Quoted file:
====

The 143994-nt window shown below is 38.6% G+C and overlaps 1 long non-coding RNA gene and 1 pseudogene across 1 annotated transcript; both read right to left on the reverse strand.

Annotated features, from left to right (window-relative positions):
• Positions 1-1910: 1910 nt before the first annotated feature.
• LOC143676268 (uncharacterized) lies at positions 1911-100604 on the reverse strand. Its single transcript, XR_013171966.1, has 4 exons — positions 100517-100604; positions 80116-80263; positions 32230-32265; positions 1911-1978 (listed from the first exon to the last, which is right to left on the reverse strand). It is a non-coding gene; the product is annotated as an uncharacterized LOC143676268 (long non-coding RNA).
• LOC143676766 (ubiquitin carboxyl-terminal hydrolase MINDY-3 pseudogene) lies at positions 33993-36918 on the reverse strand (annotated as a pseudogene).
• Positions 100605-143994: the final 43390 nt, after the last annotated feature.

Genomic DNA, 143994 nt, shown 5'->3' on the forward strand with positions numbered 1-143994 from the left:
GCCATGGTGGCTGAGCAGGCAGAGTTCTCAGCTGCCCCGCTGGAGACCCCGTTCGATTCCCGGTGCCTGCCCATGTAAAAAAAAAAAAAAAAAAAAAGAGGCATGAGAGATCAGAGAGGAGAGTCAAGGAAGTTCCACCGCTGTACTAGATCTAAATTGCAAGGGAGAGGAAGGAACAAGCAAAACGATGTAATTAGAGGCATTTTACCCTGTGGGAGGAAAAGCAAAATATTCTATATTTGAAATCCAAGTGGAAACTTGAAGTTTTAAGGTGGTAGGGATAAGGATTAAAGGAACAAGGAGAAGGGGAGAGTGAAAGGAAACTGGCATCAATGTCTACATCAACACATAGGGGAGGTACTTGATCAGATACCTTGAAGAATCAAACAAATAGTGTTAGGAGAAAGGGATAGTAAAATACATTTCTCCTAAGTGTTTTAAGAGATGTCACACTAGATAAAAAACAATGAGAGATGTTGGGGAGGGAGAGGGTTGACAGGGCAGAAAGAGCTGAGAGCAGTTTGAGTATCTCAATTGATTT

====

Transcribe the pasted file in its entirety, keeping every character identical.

The 143994-nt window shown below is 38.6% G+C and overlaps 1 long non-coding RNA gene and 1 pseudogene across 1 annotated transcript; both read right to left on the reverse strand.

Annotated features, from left to right (window-relative positions):
• Positions 1-1910: 1910 nt before the first annotated feature.
• LOC143676268 (uncharacterized) lies at positions 1911-100604 on the reverse strand. Its single transcript, XR_013171966.1, has 4 exons — positions 100517-100604; positions 80116-80263; positions 32230-32265; positions 1911-1978 (listed from the first exon to the last, which is right to left on the reverse strand). It is a non-coding gene; the product is annotated as an uncharacterized LOC143676268 (long non-coding RNA).
• LOC143676766 (ubiquitin carboxyl-terminal hydrolase MINDY-3 pseudogene) lies at positions 33993-36918 on the reverse strand (annotated as a pseudogene).
• Positions 100605-143994: the final 43390 nt, after the last annotated feature.

Genomic DNA, 143994 nt, shown 5'->3' on the forward strand with positions numbered 1-143994 from the left:
GCCATGGTGGCTGAGCAGGCAGAGTTCTCAGCTGCCCCGCTGGAGACCCCGTTCGATTCCCGGTGCCTGCCCATGTAAAAAAAAAAAAAAAAAAAAAGAGGCATGAGAGATCAGAGAGGAGAGTCAAGGAAGTTCCACCGCTGTACTAGATCTAAATTGCAAGGGAGAGGAAGGAACAAGCAAAACGATGTAATTAGAGGCATTTTACCCTGTGGGAGGAAAAGCAAAATATTCTATATTTGAAATCCAAGTGGAAACTTGAAGTTTTAAGGTGGTAGGGATAAGGATTAAAGGAACAAGGAGAAGGGGAGAGTGAAAGGAAACTGGCATCAATGTCTACATCAACACATAGGGGAGGTACTTGATCAGATACCTTGAAGAATCAAACAAATAGTGTTAGGAGAAAGGGATAGTAAAATACATTTCTCCTAAGTGTTTTAAGAGATGTCACACTAGATAAAAAACAATGAGAGATGTTGGGGAGGGAGAGGGTTGACAGGGCAGAAAGAGCTGAGAGCAGTTTGAGTATCTCAATTGATTT